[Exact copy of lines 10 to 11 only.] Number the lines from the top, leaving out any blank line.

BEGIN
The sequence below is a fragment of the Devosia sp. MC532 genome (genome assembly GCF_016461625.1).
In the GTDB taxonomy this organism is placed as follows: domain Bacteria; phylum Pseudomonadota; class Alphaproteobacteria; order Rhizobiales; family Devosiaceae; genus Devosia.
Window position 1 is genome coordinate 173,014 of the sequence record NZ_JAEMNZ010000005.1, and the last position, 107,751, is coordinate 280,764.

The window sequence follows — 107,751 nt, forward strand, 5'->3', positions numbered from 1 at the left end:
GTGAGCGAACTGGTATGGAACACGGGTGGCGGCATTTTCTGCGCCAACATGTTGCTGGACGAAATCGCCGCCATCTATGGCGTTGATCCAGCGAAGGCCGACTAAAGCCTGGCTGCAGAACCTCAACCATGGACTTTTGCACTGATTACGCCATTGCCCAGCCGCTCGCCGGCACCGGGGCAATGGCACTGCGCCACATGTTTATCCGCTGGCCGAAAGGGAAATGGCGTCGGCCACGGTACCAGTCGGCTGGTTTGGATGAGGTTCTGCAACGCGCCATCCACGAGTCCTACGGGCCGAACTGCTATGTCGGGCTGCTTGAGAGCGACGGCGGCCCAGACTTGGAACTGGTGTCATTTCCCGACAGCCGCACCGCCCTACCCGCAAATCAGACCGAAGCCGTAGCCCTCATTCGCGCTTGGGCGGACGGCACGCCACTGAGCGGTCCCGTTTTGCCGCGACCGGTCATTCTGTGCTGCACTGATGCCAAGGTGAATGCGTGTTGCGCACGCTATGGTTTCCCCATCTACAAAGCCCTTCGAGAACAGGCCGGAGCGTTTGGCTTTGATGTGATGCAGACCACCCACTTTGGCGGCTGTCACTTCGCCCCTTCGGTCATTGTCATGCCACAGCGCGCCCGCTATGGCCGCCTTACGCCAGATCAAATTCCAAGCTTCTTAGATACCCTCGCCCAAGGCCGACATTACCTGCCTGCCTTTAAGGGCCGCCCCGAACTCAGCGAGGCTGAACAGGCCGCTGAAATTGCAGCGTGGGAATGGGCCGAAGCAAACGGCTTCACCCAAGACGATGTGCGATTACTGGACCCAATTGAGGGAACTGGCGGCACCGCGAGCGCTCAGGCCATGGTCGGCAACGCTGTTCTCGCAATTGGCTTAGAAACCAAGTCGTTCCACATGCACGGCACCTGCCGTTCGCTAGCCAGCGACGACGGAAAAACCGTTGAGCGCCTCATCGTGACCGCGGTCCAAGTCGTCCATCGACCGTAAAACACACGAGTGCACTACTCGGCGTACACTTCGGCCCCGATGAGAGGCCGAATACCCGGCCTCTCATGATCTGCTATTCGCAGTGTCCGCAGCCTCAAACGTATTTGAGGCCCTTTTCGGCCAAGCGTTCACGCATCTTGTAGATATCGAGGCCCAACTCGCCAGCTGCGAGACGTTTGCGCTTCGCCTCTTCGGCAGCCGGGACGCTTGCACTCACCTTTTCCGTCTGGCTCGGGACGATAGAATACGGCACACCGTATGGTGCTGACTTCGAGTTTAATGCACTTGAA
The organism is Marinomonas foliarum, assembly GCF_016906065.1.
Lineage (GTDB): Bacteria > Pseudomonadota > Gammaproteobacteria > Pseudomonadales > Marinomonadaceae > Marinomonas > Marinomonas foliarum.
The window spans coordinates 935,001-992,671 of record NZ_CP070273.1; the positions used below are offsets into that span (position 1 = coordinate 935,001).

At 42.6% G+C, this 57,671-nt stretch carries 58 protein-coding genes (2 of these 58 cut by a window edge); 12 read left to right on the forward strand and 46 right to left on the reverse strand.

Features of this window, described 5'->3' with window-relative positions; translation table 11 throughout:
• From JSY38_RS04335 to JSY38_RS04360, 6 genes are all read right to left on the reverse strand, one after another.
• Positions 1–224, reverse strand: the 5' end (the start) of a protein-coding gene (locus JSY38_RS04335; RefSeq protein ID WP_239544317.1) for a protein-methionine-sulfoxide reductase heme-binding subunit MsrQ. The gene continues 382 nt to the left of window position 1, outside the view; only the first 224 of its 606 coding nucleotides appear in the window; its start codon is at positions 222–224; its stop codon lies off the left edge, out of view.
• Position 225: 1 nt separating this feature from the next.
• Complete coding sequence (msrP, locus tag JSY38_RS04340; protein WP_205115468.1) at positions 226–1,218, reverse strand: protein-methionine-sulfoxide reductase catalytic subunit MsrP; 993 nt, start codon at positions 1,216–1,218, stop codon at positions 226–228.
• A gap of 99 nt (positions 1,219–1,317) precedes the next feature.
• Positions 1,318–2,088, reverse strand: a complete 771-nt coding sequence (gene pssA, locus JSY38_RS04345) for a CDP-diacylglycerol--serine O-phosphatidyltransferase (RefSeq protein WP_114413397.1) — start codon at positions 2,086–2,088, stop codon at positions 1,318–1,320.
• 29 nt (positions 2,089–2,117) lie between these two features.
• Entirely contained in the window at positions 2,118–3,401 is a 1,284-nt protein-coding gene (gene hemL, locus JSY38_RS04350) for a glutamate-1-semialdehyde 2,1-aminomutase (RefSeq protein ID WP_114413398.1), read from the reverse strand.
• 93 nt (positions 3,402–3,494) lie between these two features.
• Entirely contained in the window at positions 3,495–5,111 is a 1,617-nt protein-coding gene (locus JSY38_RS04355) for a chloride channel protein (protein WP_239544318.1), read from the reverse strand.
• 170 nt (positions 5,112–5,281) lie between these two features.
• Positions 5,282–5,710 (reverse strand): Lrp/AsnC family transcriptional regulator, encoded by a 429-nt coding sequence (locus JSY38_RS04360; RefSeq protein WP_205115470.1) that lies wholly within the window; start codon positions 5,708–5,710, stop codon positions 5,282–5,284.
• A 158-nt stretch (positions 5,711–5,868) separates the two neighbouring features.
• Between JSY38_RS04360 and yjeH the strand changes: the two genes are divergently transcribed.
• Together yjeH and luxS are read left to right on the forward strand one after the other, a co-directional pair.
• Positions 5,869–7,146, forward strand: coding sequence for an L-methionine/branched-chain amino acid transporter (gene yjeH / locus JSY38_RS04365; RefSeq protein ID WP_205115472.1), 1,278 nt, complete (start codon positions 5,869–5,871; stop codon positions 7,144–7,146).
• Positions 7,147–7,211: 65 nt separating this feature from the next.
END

Features of this window, described 5'->3' with window-relative positions; translation table 11 throughout:
• From JSY38_RS04335 to JSY38_RS04360, 6 genes are all read right to left on the reverse strand, one after another.